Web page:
Clutch has been around for almost a quarter of a century now. If you had to describe the band's core sound in three words, what would those be?

Rock, and, roll.

The band's musical style brings a lot of things to the table, whether it's funk, metal, and jazz, sci-fi, or even an influence from novels. What decade of music could you see Clutch totally fitting into, prior to the '90s?

I don't see how we could fit into any other time than where we are today. We take inspiration from music of the past 100 years. Without that lineage to draw from we wouldn't be who we are. I think we fit best in 2015.

What's the modern marvel you'll never get over?

I like to record when I'm at home. I recently tried a new technique for placing overheads on a drum kit. The technique is called mid side, or MS. The technique was developed in the '30s, but not many people use it as it can be slightly confusing to configure. I tried it one evening just before we split for tour and was blown away. The clarity is almost 3-D. I don't fully understand how it works yet but I look forward to exploring that concept more when we get our next break. The Internet is pretty incredible, and the Apollo space program was too.

Name a band, an author, and a performer that's impressing you nowadays.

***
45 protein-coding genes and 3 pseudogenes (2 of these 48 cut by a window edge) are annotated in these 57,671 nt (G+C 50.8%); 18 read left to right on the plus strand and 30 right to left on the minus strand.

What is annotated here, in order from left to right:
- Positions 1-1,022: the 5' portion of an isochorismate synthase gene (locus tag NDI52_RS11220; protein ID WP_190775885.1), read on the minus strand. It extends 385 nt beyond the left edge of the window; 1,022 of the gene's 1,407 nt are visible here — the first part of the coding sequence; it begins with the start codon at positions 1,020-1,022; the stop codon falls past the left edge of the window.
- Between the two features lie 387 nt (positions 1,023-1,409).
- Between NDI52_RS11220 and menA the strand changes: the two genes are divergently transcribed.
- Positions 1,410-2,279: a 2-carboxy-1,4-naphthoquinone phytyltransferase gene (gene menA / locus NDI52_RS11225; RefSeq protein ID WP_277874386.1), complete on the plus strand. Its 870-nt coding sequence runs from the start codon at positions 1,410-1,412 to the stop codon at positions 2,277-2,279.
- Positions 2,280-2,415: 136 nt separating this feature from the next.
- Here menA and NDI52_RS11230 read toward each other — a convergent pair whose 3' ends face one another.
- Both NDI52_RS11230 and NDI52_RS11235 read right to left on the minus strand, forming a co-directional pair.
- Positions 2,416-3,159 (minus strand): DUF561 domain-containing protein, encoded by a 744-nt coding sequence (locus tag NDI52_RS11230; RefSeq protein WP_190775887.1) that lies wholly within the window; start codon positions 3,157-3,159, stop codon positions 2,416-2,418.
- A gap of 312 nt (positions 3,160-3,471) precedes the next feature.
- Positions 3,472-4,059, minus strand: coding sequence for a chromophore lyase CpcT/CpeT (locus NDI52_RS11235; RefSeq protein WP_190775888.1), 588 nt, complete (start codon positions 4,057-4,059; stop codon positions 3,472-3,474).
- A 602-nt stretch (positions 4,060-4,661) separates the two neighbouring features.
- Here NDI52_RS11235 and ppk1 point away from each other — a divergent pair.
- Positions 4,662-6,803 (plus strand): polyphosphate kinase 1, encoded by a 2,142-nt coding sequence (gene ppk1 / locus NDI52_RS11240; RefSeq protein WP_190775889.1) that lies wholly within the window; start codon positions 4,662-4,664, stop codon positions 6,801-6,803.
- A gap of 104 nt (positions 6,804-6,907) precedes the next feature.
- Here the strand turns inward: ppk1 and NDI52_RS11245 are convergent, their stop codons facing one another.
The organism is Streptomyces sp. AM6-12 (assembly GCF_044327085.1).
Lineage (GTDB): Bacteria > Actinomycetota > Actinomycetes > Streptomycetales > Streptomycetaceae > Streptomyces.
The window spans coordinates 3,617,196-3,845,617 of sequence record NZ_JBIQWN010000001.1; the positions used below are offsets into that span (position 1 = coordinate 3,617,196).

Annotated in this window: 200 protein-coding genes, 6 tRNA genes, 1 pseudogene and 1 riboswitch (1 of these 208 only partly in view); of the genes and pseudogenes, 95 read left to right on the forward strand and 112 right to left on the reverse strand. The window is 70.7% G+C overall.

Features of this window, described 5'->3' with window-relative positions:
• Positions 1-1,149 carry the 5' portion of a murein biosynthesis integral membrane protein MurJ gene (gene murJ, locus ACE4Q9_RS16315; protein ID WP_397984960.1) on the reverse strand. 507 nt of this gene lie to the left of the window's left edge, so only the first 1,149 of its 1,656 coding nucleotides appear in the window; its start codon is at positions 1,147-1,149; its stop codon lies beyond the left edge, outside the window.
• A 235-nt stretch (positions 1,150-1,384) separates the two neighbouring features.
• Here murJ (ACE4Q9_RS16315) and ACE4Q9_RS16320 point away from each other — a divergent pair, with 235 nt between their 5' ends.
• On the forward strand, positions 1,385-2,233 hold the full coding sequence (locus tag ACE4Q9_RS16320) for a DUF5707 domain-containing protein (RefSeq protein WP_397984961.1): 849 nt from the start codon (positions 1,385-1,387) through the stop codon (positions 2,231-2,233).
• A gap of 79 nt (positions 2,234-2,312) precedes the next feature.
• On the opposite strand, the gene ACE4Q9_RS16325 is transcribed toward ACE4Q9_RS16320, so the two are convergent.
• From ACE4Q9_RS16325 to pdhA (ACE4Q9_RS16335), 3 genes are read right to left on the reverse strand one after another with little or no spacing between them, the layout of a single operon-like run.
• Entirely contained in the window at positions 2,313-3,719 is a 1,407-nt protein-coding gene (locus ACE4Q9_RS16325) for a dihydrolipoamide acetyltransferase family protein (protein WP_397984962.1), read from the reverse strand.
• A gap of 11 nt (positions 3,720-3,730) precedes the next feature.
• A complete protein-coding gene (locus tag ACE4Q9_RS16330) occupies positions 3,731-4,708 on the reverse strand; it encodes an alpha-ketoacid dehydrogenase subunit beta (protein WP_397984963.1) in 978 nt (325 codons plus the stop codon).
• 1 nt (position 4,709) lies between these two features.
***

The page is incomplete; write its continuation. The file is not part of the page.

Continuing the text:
We released a record by a band called Lionize last year. I met them years ago when they were just kids hanging out at my drum teachers house. Walter was a great teacher but could be quite abrasive at times. I never understood why they voluntarily submitted themselves to his abuse and insults! The truth is that they were there to learn about music and how to be a musician. Walter taught those values better than anybody I've met since then. Lionize continues to work and play harder than most bands on the road today. Check them out.

My favorite author is Cormac McCarthy. I've read all his books, but Blood Meridian is my favorite.

A favorite performer would be New Orleans drummer Johnny Vidacovich. I first learned about him by listening to Professor Longhair's Crawfish Fiesta. His street-beats style on that recording blew me away. He is still very active and I see him play whenever possible. Johnny can play any song in any style. He is a creative force that continues to inspire me.

Name five albums you would bring to a desert island.

This changes constantly but today it might be:

Larry Young's Unity Black Sabbath's Vol. 4 The Meters' Look-Ka Py Py Bad Brains' Rock for Light John Lee Hooker's Hooker n Heat

What band could you be in if you could, and what would you play?

Maybe it would be Cream but I wouldn't play. I would just drum tech for Ginger Baker.

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Lauren Wise has worked as a rock/heavy metal journalist for 15 years. She contributes to Noisey and LA Weekly, edits books, and drinks whiskey.
Contact: Lauren Wise